Keeping Up the Outrage

(This was originally published August 2016.)

footballBy not standing for the national anthem, Colin Kaepernick has disrespected the sacred ritual of football. The American concussion game is inseparable from patriotism. There has not been so much outrage since John Lennon commented that the Beatles were more popular than Jesus.* Defenders of Christianity – as if Christianity needed to be defended against a pop-music star – organized burnings of Beatles records.

Two years after Lennon’s remark, at the Mexico City Olympic Games in the incendiary year of 1968, Tommie Smith and John Carlos stood, black-powerbarefoot, on the podium at the medal awards ceremony. Smith had won the gold, setting a new world record, in the 200-meter sprint. Carlos took the bronze. Instead of humbly holding hands over hearts during the playing of “The Star Spangled Banner,” they each raised an arm, gloved hands clenched in fists, in what was considered to be a black-power salute. The silver-medal winner, Peter Norman, an Australian, did not raise a clenched fist, but wore an Olympic Project for Human Rights badge on his jacket, as did the other two. They were booed as they left the podium.

Smith and Carlos were pulled from upcoming relays and Olympic chairman Avery Brundage evicted them from the Olympic Village. Back home, both athletes, and their families, received death threats and had difficulty finding employment. They each played briefly in the NFL. Smith became track coach and taught sociology at Oberlin College in Ohio and later at Santa Monica College. Carlos was a counselor and track and field coach at Palm Springs High School.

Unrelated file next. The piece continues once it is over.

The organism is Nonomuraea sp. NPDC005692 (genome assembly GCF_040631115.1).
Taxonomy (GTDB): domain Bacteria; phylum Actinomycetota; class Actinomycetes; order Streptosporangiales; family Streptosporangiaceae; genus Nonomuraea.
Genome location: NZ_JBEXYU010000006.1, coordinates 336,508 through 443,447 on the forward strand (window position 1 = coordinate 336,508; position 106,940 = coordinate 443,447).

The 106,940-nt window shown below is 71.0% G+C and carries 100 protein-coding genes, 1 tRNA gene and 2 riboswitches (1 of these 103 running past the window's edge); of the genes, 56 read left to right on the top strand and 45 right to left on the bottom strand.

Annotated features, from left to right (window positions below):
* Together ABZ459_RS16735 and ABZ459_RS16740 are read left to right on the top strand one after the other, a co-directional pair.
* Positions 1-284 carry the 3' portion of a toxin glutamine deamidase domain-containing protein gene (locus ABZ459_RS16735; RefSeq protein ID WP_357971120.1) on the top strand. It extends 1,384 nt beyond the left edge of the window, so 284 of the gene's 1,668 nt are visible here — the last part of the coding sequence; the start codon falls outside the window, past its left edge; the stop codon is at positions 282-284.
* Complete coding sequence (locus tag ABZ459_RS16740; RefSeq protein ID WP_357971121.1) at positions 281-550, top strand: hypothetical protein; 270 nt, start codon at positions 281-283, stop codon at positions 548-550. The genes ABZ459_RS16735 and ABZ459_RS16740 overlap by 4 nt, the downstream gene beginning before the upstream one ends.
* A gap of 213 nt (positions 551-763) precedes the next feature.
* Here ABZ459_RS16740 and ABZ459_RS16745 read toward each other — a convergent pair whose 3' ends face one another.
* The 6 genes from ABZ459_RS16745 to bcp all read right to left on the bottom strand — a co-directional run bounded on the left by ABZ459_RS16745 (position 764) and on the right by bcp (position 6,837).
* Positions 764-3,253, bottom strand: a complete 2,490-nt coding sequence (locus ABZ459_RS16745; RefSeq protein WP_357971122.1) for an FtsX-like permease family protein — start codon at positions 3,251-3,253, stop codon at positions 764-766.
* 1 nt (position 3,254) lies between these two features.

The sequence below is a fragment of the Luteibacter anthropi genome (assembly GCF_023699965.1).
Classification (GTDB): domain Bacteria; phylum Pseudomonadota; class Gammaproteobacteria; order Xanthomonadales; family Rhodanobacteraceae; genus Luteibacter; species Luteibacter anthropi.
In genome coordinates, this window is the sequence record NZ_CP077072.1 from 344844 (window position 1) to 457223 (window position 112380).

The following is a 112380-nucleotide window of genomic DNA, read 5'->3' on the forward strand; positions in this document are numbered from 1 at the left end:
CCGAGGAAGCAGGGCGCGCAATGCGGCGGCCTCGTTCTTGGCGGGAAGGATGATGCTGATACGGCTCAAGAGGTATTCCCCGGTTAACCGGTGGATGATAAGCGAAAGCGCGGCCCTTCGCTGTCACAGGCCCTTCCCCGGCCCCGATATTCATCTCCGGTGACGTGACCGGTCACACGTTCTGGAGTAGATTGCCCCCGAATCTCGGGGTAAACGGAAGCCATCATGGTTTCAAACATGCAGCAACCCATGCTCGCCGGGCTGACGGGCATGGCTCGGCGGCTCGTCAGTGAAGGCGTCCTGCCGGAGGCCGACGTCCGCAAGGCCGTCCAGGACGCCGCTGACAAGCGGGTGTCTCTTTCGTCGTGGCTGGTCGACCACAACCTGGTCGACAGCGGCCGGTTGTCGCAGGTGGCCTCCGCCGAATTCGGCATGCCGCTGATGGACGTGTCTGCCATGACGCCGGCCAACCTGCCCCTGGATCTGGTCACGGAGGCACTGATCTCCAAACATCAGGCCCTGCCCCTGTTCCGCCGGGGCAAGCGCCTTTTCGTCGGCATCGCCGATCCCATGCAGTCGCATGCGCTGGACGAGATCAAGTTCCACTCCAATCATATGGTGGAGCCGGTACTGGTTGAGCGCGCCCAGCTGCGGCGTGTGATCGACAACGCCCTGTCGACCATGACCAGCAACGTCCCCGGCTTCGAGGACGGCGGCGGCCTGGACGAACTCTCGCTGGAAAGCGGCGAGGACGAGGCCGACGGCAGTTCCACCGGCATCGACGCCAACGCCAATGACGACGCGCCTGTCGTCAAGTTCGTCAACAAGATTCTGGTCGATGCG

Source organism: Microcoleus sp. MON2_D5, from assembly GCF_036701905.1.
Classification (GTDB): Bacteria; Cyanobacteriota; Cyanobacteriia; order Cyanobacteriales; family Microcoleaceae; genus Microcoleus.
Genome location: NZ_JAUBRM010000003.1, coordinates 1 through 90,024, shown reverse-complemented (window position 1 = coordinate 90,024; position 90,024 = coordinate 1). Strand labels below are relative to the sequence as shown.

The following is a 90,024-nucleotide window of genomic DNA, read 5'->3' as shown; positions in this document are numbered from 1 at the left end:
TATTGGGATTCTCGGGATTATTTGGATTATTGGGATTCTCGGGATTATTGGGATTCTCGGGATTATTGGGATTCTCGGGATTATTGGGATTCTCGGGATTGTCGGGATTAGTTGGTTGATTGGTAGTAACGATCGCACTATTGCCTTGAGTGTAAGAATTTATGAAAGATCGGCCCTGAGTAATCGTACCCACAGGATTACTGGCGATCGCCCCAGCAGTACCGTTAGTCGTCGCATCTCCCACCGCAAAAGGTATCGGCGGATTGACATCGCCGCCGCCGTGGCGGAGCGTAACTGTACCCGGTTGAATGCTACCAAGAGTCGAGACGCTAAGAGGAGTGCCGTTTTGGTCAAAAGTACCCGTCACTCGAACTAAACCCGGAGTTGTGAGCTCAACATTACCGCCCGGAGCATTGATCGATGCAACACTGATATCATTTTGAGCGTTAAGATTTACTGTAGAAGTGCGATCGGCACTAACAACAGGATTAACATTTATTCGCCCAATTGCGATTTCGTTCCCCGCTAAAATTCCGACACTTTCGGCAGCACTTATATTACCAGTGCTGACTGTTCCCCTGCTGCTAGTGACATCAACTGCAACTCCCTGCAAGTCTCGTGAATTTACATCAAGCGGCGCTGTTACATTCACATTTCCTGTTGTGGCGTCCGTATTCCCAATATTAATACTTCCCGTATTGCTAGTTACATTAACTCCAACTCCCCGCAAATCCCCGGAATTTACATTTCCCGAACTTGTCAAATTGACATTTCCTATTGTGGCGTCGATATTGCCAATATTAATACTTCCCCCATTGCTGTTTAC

Norman was allowed to stay in the Olympic Village, but was shunned 19682008at home. Although qualifying for the 1972 games, he was not selected for the Australian team. Norman’s time in the 1968 race, still stands as the Australian record. He died of a heart attack in 2006. Smith and Carlos gave eulogies and were pallbearers at Norman’s funeral.

John Lennon continued to have a successful musical career. A born-again Christian and rabid Beatles fan, Mark David Chapman felt betrayed by Lennon’s blasphemous remarks. On a night in 1980, Chapman waited with a loaded gun for Lennon’s return to his New York apartment building.

And Colin Kaepernick? Who knows? Outrage over a football player’s sitting down may tell more about us than it does about him.

Beatles2* John Lennon: Christianity will go. It will vanish and shrink. I needn’t argue about that; I know I’m right and I will be proved right. We’re more popular than Jesus now. I don’t know which will go first – rock & roll or Christianity. Jesus was all right, but his disciples were thick and ordinary. It’s them twisting it that ruins it for me.”

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